Great post on speed from Smitty from Diesel Crew

Smitty does a great job talking about speed for sport.  If you are a Hockey Player you can get faster on the ice by working on your sprinting speed, Charlie Francis does it on a regular basis.   Think about it.  If you could run faster then you would be able to train more intensely.  Better training means better conditioning for the season.  ALL of my hockey players in Pittsburgh are amazed at how much stronger their wrist shots are after simply getting stronger.  This refers to their squats (all variations), dead lifts, pull/chin ups, pressing, lunges,  and steps ups.   The body works together.  For example, a weak “core” won’t allow you to lift heavy weight.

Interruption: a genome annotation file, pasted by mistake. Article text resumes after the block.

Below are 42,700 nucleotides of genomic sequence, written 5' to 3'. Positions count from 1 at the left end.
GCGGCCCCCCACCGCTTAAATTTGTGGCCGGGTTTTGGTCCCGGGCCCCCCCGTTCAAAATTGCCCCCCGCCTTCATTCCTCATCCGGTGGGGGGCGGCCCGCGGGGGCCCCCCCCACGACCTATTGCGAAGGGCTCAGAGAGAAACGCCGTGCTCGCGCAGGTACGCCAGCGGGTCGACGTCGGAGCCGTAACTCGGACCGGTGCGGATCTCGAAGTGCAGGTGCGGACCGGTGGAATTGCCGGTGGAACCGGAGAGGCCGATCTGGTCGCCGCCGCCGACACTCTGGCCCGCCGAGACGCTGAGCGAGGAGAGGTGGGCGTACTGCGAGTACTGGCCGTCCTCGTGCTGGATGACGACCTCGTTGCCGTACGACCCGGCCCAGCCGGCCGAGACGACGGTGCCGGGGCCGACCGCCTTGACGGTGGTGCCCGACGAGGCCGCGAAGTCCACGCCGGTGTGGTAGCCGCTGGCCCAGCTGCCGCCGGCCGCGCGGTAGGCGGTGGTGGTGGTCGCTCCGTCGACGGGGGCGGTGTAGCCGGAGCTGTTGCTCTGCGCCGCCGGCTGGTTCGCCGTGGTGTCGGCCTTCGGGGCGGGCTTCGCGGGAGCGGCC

Enjoy this post from someone that I greatly respect!

Here’s a great post on speed training from the guys as Diesel

Speed Training for Athletes


Speed Training for Athletes – Two Factor Strength Training

When discussing speed training applications for athletes, there are numerous factors to consider.

Some of which include:

  1. improving stride length
  2. improving stride frequency
  3. improving leg drive
  4. improving transverse hip to shoulder action, ie. rigidity (resistance to movement), mobility for the sporting action (remember, mobility is specific to the action), removal of soft-tissue abnormalites
  5. improving the strength of arm action; drive speed and turnover
  6. increasing sporting age, ie. speeding time developing technique over a long period
  7. improving maximal upper, lower and full body strength levels through the incorporation of various CKCE’s – closed kinetic chain exercises.

For the purpose of this article, we will focus on developing the strength of the posterior chain which falls under 1, 2, 3 and 7 above.